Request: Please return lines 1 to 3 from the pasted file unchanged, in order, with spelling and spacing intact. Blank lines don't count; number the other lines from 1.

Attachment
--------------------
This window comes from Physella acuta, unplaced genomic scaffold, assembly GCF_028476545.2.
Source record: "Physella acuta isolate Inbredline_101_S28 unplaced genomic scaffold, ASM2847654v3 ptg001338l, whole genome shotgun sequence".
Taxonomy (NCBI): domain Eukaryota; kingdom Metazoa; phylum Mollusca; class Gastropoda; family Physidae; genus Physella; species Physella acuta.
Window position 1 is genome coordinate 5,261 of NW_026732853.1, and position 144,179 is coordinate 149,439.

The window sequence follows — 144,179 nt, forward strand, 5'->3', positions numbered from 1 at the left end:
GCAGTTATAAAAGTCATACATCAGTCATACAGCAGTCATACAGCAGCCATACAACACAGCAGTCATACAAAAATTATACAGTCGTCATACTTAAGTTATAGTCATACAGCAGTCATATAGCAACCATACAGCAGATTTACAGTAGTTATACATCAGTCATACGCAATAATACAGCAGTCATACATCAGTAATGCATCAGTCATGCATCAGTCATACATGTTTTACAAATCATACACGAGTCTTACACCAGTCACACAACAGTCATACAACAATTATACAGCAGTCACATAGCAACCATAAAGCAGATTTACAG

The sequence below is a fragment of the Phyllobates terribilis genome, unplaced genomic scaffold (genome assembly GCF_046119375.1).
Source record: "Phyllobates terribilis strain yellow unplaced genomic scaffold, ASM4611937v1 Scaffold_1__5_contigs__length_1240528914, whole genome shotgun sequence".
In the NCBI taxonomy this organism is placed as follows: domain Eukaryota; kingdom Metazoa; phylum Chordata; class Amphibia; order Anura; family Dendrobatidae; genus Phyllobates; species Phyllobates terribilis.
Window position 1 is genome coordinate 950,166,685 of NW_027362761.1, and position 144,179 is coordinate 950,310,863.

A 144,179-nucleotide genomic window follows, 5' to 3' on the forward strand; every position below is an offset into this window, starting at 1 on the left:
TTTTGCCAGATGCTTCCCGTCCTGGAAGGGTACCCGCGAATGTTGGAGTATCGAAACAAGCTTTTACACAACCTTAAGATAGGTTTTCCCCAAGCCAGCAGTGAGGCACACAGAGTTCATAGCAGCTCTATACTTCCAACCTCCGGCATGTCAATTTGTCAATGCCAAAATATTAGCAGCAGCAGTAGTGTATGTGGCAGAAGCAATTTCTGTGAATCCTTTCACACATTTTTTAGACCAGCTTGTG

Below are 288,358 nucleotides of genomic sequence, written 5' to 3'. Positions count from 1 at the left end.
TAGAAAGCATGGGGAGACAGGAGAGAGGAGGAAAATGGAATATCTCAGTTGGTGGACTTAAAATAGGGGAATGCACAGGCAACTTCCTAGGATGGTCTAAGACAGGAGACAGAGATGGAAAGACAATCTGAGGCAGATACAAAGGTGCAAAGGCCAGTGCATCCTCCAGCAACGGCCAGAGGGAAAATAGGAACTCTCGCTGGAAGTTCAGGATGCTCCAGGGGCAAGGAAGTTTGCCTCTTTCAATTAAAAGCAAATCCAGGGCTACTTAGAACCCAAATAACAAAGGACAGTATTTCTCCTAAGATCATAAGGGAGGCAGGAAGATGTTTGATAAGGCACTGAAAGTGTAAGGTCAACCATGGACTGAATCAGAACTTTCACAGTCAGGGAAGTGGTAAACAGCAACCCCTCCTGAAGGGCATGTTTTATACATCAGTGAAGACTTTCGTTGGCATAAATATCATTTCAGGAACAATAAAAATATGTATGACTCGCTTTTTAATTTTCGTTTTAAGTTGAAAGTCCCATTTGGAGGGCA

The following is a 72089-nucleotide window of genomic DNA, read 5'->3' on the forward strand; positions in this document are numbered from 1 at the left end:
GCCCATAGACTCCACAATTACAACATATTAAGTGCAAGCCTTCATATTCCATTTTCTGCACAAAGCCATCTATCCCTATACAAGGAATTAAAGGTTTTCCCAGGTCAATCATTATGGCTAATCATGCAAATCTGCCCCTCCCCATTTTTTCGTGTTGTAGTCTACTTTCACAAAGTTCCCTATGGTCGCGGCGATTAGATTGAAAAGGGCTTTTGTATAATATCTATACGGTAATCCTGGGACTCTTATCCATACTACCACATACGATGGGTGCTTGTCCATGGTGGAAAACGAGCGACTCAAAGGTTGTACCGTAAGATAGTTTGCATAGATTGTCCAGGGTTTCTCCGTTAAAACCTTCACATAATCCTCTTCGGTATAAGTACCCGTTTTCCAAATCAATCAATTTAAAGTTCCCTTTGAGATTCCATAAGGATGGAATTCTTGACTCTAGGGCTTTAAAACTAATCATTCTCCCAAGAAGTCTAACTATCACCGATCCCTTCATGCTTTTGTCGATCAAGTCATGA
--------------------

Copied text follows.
This window comes from Physella acuta, unplaced genomic scaffold, assembly GCF_028476545.2.
Source record: "Physella acuta isolate Inbredline_101_S28 unplaced genomic scaffold, ASM2847654v3 ptg001338l, whole genome shotgun sequence".
Taxonomy (NCBI): domain Eukaryota; kingdom Metazoa; phylum Mollusca; class Gastropoda; family Physidae; genus Physella; species Physella acuta.